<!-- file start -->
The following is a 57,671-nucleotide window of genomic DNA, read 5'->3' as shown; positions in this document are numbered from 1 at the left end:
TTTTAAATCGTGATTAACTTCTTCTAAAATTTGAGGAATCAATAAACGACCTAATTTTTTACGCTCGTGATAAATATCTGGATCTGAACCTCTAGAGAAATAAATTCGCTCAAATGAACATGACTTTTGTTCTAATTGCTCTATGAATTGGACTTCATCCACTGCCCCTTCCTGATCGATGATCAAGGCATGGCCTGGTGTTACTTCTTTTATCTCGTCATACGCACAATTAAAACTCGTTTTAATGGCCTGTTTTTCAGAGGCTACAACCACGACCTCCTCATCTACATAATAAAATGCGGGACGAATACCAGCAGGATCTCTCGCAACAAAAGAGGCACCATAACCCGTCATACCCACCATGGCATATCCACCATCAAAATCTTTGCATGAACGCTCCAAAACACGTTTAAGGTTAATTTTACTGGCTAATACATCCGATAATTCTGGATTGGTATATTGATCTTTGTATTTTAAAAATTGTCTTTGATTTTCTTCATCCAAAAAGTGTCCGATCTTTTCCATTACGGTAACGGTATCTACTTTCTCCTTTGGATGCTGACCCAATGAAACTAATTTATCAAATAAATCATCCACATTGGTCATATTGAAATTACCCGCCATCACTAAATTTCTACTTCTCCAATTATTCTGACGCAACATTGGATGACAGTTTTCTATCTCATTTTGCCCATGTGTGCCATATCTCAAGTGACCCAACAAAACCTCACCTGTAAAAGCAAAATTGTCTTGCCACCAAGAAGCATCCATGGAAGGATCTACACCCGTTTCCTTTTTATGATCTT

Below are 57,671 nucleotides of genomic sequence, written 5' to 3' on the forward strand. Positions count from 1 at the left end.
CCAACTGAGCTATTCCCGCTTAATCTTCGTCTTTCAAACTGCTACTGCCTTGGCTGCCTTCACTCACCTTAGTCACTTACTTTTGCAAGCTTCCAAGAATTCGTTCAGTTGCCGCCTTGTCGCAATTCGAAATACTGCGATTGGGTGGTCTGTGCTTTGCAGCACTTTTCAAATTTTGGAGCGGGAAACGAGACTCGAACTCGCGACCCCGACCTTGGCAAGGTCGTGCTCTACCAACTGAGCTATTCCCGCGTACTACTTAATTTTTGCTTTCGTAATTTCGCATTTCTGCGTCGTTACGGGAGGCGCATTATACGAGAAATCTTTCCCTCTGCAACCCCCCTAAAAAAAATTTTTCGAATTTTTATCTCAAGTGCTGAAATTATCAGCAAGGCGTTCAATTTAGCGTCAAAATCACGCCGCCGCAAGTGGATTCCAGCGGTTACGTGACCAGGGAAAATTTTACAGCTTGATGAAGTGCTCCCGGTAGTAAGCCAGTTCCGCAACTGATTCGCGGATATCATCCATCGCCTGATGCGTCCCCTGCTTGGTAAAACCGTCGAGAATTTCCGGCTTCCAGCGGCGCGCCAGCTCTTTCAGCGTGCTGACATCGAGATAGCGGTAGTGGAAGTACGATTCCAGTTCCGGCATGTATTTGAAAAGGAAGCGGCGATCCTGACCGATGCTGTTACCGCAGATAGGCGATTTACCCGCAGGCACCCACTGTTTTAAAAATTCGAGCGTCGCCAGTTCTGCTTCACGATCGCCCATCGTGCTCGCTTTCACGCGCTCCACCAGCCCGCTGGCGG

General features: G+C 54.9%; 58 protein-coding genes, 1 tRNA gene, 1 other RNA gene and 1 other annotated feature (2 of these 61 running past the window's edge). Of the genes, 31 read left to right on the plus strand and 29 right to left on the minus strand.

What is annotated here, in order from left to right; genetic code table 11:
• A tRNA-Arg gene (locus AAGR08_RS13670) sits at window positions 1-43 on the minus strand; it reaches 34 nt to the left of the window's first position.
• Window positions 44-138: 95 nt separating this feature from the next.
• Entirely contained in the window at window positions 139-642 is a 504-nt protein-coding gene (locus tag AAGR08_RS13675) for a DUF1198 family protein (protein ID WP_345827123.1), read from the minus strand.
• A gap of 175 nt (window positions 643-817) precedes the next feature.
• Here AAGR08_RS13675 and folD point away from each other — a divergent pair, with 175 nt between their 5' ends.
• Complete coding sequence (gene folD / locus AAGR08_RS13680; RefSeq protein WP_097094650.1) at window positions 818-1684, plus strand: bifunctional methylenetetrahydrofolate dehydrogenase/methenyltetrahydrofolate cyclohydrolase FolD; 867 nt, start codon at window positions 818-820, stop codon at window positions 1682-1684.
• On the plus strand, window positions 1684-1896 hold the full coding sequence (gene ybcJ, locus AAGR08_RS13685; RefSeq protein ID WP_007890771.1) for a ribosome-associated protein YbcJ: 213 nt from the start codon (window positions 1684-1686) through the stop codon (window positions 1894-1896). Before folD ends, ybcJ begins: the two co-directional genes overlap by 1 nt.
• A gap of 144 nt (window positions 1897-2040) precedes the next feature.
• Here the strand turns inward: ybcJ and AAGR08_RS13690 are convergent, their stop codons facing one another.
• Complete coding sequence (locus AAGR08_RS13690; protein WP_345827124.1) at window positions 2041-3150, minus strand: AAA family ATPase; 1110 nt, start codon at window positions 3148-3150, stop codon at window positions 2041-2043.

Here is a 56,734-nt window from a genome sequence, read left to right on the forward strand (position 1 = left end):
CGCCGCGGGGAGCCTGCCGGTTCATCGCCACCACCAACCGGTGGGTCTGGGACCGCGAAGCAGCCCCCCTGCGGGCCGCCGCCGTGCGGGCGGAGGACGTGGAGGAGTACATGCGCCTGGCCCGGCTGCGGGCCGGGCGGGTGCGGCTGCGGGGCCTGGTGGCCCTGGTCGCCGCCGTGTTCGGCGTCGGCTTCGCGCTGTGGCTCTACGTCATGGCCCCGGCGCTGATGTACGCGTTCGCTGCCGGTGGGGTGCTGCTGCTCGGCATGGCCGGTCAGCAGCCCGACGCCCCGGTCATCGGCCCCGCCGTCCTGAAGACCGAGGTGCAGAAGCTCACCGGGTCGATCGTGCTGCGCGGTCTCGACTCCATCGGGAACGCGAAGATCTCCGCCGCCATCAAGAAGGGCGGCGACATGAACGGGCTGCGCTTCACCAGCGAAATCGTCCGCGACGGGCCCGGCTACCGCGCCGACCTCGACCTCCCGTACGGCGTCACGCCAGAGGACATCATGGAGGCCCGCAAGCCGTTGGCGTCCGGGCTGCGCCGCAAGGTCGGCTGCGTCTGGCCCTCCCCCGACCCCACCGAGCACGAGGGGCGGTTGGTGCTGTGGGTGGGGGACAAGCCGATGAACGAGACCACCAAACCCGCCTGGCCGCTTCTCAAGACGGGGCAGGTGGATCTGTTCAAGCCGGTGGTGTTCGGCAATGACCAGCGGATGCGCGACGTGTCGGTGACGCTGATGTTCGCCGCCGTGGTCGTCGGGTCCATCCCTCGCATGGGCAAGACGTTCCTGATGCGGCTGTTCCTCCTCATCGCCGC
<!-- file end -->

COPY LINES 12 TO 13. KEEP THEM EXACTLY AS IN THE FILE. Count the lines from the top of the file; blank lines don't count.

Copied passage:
• Complete coding sequence (gene folD / locus AAGR08_RS13680; RefSeq protein WP_097094650.1) at window positions 818-1684, plus strand: bifunctional methylenetetrahydrofolate dehydrogenase/methenyltetrahydrofolate cyclohydrolase FolD; 867 nt, start codon at window positions 818-820, stop codon at window positions 1682-1684.
• On the plus strand, window positions 1684-1896 hold the full coding sequence (gene ybcJ, locus AAGR08_RS13685; RefSeq protein ID WP_007890771.1) for a ribosome-associated protein YbcJ: 213 nt from the start codon (window positions 1684-1686) through the stop codon (window positions 1894-1896). Before folD ends, ybcJ begins: the two co-directional genes overlap by 1 nt.